Anyone who knows me, knows how much I like to read. Reading is my greatest hobby. There are many things I like to do–draw, play the piano, tennis, re-purpose furniture–but I give so little time to these others, because the pull of a good book outweighs them all. So, over the course of my (gasp) almost forty years, I have devoured many, many books. I bleed my favorite authors dry, and then must find new ones to take their place. As a result, I am always looking for book recommendations. There is nothing worse than pulling a random book of the shelf because you have no idea what to try next–more often than not, you end up with something mediocre or even down right awful. So, I have made it a practice to have several of my friends and acquaintances who also like to read, pass on their recommendations. Typically, if one of them passes on a book, it’s worth reading.
But, sometimes, what one person thinks is excellent, another finds abysmal. Usually, these differences make sense. Perhaps someone tends to expect something different out of their books and movies. Perhaps they are just very different from yourself. Perhaps their education level, background, etc. is different. All of these things make quantifiable sense.
But sometimes, there is no rhyme or reason to the difference of opinion. Take my brother for example. He and I were raised in the same home, have the same education level, share many similar interests–and yet we consistently disagree on movies. If he tells me I’m going to hate it, I know there is a good chance I’m going to truly enjoy it, and vice versa. It boggles my mind. I don’t understand it, but we just don’t agree.
“The Gracekeepers,” by Kirsty Logan, was just such an example. It came to me highly recommended by a friend who has never steered me wrong, so I was looking forward to something great. Unlike my brother, this friend and myself seem to consistently coincide on our literary opinions, so I felt pretty confident that I was in for something good. Unfortunately, this was one of those other occasions. What she thought was great, I thought was terrible.
Fifty pages into the book, I had to tell myself to hang in there, it was bound to get better…100 pages in, I was still feeling, well, downright bored–but I trusted my friend, so I kept going. By page 150 I had resigned myself to reading a book that I thought was really, really bad, because I was determined to try to figure out what about the book made my friend highly recommend it , so I plodded along waiting for some redeeming factor to pop out at me–it never did. In my opinion, the book was quite simply, really that bad-an utter disaster.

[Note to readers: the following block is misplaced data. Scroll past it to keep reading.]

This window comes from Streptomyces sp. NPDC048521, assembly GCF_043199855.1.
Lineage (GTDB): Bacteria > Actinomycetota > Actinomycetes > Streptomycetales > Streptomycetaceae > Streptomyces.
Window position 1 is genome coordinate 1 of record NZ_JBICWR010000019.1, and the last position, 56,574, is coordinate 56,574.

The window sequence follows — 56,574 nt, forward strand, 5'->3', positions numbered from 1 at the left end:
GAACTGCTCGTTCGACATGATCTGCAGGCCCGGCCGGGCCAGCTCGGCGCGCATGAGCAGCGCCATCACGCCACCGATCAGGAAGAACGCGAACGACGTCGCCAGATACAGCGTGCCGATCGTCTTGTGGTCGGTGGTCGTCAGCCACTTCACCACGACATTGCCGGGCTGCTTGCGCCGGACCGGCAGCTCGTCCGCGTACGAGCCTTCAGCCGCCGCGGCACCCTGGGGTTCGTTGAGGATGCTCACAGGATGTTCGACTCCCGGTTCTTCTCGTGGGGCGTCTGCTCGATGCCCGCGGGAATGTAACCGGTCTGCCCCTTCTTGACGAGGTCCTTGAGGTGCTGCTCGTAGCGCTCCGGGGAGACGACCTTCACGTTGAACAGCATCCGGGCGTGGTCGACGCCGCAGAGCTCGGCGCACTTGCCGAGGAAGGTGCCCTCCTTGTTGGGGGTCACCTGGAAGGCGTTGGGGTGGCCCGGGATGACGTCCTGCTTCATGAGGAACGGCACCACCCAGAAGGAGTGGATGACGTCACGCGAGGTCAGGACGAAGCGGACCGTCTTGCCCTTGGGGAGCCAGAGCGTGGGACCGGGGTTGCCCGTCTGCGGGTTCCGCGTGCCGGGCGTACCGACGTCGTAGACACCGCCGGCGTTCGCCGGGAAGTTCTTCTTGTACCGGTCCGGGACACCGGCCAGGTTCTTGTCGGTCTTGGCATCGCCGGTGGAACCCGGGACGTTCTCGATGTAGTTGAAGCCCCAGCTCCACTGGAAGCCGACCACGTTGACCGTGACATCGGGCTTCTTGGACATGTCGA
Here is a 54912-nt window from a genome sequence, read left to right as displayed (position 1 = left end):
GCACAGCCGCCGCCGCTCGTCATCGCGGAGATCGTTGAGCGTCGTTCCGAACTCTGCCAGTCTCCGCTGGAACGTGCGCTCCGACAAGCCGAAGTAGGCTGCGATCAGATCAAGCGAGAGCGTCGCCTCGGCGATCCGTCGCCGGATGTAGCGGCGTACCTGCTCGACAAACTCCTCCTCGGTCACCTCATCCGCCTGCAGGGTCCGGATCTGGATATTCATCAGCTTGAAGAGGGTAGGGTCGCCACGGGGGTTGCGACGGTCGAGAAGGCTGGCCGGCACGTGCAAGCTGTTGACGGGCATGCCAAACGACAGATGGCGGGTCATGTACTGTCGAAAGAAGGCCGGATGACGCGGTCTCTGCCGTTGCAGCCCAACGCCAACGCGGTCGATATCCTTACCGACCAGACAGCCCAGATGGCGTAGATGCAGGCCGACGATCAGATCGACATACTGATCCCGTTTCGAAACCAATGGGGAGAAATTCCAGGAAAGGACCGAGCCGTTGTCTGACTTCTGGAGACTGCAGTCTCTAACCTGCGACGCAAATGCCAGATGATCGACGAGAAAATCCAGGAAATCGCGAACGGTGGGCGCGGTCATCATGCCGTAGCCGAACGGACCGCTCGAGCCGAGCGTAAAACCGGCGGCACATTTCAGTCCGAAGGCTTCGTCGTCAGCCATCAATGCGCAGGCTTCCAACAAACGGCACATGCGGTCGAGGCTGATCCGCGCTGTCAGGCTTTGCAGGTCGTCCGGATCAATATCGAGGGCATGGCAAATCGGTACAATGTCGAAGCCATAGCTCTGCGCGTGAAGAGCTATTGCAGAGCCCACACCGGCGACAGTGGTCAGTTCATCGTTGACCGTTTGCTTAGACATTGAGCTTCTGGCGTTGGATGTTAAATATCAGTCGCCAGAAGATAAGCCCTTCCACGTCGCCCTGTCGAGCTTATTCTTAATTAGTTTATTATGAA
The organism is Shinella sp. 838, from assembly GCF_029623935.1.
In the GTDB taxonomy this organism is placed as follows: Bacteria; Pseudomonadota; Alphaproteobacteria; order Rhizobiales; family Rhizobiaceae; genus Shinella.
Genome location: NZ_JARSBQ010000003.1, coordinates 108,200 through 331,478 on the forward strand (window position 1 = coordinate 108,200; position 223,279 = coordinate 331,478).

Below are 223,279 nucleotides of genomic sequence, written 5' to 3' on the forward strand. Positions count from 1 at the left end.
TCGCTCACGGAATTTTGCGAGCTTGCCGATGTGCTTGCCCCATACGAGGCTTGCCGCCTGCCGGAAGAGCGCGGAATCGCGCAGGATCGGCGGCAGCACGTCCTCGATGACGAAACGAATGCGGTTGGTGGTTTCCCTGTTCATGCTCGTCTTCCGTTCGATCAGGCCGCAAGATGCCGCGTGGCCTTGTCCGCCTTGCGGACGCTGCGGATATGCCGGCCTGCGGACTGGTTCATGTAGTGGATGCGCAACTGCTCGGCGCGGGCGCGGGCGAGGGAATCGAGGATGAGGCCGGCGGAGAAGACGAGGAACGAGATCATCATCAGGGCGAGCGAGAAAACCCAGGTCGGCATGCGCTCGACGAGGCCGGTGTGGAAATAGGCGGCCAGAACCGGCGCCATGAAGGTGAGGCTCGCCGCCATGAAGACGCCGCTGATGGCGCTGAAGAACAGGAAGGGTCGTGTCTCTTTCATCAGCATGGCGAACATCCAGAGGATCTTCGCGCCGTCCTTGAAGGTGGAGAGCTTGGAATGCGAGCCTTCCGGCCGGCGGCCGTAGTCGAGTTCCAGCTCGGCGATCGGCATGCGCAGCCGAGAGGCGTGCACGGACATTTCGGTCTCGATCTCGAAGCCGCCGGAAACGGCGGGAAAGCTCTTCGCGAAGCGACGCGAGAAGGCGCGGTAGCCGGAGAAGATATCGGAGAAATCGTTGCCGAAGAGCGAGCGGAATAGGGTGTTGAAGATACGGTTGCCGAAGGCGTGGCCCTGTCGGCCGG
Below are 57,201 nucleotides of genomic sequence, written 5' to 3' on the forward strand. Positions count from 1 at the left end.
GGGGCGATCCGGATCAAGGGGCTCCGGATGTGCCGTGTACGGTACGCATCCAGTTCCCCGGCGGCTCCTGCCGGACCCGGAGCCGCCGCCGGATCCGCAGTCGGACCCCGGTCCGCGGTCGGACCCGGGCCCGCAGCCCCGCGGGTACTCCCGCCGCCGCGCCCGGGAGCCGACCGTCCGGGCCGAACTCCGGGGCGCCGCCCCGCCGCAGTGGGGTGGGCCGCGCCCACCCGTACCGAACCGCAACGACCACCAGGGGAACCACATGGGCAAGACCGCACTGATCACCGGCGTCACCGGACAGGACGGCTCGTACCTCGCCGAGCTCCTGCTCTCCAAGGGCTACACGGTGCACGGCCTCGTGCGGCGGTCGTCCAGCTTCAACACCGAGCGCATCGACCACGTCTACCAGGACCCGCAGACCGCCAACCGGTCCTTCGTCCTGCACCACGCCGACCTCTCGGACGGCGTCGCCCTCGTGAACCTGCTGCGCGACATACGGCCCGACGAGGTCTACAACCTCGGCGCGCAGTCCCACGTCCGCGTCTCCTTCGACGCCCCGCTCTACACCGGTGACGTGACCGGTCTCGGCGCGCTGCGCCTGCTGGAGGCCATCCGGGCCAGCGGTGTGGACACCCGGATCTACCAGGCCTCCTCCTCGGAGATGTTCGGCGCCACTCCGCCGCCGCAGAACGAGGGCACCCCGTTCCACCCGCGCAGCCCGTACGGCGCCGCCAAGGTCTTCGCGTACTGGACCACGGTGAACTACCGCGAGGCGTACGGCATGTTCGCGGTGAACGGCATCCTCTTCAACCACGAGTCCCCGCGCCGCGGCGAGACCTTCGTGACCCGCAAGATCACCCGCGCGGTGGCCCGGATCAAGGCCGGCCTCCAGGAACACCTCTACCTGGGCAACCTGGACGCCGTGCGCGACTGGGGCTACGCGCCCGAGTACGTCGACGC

I found myself critiquing the book as I read. Boring. If I had to sum it up in one word, that would be it. The plot itself was weak. There just wasn’t a whole lot going on. This can be forgiven with a well written character driven book, which I would assume was the goal of the author, but her characters weren’t even likable, which makes it hard to succeed as a character driven book. If I don’t like the characters, I don’t have a vested interest in what happens to them–and I didn’t. Good or bad, I felt myself reacting indifferently to the fates of the characters. The only character I liked in the entire book was Red Gold, and he was a supporting character with a fairly minor role. Add to this the long descriptions and, well, I’m back to that word again–bored.
One of my other big hang ups was the tendency of the author to bring up an idea and to leave it dangling, undeveloped. This can be seen largely with her idea of the selkie, which, though integral to certain main ideas in the plot, is never explained or developed. The clowns would be another example–intriguing premise–angry, anarchist clowns…so develop them already! Or how about the revival boats–potential for some intrigue and corruption, but barely touched on–what was the point of their introduction at all?! All of these were interesting concepts that were introduced, but the author failed to develop them. Had she, I think my response to the whole book likely would have been different.
As I finished the book, still looking for what anyone could have seen to praise about this novel, I summed up the problems in this way: this was a good initial draft. It had good bones. Her world had potential. Her characters, with a little bit of work and development, could have been intriguing–I think (she really needed to work on the likability factor). It was a good start to a novel, but not a good novel, not even a mediocre novel, as it stands, it was a downright boring novel that I would not recommend to anyone.